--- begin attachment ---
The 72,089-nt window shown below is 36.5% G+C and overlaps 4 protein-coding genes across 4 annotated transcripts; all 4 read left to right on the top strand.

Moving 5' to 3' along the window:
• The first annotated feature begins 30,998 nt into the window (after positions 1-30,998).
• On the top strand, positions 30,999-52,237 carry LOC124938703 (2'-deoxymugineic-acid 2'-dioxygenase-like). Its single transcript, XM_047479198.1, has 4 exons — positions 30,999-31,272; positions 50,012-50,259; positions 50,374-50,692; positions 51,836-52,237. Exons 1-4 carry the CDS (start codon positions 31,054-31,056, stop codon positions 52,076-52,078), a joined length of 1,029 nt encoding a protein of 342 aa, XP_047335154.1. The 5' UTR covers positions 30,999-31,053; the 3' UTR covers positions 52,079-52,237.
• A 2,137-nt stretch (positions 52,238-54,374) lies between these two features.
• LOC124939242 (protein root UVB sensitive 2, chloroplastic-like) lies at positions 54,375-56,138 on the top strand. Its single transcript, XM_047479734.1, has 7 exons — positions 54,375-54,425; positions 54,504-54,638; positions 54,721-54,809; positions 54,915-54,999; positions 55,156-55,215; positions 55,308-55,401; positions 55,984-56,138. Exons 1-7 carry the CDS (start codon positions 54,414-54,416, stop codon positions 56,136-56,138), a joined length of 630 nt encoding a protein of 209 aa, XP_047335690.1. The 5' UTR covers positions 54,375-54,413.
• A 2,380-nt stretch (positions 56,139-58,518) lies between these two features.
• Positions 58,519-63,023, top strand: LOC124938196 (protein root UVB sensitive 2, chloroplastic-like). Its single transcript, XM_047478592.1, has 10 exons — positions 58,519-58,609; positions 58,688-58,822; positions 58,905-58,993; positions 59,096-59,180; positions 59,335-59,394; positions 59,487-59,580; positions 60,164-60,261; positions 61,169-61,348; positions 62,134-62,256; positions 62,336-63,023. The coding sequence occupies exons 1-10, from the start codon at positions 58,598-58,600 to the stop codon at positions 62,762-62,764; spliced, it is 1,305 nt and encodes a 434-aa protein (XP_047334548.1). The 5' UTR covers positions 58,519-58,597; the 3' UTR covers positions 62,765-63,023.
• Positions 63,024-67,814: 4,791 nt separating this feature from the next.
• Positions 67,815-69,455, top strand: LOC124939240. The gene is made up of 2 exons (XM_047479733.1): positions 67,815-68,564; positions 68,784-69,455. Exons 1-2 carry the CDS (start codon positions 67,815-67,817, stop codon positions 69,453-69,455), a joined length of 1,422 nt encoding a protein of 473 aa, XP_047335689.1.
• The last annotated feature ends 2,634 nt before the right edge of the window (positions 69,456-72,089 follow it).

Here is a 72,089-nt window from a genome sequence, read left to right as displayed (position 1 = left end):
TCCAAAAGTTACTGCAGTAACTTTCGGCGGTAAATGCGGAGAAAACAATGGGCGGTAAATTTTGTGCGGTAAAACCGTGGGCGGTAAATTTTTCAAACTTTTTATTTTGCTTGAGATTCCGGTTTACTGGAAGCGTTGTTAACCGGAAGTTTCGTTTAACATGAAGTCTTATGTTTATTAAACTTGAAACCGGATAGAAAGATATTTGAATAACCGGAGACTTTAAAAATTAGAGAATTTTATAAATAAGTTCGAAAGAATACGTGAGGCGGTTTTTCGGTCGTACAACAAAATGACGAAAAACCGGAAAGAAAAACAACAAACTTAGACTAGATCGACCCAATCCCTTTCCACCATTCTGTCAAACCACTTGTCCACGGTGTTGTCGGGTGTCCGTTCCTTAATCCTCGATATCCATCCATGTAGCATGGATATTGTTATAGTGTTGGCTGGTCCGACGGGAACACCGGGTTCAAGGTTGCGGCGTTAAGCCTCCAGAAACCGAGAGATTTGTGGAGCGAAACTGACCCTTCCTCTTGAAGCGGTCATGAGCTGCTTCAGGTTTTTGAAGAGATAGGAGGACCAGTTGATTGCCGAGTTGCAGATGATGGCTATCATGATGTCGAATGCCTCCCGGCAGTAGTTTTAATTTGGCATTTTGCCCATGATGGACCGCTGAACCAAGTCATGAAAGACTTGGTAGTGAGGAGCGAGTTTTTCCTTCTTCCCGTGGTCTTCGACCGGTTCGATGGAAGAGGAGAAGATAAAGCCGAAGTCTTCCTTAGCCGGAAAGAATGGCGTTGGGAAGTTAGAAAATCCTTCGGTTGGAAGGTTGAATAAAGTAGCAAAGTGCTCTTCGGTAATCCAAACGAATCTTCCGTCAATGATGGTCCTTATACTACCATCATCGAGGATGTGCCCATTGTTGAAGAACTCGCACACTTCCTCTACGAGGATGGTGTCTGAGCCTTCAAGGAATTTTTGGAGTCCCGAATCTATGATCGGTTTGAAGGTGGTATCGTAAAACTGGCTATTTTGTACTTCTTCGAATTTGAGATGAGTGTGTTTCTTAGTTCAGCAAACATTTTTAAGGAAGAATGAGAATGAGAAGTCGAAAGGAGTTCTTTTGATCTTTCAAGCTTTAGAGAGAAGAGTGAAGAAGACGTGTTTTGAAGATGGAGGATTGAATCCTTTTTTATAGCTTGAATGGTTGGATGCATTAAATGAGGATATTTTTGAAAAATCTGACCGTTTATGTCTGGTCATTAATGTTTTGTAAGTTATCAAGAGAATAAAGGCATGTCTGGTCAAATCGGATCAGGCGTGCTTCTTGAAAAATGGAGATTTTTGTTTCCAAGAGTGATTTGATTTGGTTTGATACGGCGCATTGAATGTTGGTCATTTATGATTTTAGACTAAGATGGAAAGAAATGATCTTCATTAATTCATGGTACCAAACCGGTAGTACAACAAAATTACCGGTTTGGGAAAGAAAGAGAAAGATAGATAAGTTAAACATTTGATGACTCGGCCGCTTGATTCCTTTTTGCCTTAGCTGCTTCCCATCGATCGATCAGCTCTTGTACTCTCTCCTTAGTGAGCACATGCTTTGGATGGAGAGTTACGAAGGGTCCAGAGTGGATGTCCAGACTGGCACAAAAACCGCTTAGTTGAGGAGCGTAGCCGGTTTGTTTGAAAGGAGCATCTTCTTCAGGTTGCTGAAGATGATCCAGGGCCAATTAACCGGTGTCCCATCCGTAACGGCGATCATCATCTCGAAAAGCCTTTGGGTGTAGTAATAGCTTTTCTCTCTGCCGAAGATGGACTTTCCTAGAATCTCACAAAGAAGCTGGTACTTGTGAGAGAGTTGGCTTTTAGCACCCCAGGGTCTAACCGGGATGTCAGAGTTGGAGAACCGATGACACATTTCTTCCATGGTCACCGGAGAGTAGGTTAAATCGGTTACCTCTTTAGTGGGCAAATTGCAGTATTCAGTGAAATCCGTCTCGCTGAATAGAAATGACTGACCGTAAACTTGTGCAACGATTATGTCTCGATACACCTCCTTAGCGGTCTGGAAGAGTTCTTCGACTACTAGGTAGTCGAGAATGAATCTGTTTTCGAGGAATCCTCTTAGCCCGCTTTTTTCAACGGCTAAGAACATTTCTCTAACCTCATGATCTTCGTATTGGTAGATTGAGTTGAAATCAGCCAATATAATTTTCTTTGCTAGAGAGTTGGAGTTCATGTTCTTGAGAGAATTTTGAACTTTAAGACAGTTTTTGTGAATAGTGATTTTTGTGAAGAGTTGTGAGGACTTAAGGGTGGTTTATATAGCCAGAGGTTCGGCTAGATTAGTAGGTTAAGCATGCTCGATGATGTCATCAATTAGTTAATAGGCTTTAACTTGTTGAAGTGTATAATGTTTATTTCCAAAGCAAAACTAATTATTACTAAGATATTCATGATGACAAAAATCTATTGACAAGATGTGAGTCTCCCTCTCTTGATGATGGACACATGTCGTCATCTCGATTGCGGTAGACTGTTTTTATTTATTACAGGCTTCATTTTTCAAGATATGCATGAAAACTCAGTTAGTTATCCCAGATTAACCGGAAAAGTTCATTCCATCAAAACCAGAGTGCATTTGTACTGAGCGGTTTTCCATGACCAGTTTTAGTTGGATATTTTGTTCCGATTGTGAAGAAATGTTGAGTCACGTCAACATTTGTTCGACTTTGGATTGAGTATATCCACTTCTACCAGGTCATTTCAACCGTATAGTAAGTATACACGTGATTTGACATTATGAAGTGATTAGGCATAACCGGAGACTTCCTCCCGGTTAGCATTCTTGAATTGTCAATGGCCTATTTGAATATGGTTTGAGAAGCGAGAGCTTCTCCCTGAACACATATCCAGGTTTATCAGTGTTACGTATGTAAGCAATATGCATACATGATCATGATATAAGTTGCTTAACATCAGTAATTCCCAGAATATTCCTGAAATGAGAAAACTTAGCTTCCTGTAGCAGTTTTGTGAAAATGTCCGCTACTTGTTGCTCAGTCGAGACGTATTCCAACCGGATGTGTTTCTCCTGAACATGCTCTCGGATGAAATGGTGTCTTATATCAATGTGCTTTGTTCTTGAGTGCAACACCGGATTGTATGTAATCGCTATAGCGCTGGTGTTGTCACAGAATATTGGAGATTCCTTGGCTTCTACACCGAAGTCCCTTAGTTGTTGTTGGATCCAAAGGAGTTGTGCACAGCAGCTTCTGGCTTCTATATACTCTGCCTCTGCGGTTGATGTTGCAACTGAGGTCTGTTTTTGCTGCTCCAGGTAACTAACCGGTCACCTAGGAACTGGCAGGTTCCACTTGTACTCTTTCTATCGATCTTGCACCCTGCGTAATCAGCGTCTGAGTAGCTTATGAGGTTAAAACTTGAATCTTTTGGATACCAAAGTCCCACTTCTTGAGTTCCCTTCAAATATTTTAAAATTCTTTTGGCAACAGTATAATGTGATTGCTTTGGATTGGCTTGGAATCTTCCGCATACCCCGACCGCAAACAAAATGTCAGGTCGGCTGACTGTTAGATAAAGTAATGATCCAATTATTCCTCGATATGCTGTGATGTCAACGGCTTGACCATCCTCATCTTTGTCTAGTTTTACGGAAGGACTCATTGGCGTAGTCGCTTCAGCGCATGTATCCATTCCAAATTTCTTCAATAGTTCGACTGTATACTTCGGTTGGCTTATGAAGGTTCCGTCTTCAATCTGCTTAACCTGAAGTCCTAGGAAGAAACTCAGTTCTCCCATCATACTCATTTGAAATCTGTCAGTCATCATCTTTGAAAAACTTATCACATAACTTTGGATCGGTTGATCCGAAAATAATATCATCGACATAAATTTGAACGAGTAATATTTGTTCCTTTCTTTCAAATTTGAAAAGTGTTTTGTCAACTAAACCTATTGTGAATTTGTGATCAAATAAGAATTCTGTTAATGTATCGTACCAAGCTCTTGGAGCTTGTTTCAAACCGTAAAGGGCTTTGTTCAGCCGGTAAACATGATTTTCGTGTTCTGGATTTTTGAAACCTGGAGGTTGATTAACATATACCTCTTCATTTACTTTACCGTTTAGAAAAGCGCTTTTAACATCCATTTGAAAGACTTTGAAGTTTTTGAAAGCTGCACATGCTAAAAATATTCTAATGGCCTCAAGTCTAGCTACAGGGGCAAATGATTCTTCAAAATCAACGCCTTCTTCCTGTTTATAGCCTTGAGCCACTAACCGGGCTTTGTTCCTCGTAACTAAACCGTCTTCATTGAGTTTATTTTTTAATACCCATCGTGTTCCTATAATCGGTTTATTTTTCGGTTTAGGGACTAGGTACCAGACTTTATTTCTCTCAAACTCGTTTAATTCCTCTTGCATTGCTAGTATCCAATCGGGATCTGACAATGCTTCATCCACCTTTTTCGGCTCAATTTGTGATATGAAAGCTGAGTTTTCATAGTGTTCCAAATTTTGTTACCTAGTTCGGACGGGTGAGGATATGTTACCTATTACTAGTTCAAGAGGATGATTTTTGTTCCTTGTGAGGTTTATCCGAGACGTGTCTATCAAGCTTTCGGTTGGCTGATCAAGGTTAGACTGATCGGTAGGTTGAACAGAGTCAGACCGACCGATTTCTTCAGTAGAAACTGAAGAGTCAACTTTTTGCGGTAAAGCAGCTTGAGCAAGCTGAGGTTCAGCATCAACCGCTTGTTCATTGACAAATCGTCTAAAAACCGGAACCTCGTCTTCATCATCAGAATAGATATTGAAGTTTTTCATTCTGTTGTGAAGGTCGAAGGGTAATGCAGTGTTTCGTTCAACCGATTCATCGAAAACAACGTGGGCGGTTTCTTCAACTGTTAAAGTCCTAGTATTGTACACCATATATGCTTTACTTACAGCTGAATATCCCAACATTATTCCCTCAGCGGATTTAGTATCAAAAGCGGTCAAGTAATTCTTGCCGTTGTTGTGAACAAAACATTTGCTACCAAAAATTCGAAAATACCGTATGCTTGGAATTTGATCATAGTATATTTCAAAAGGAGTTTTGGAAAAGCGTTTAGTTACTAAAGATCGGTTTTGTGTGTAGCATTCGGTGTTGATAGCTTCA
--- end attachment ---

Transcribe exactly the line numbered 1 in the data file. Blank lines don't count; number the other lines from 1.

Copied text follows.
The 72,089-nt window shown below is 36.5% G+C and overlaps 4 protein-coding genes across 4 annotated transcripts; all 4 read left to right on the top strand.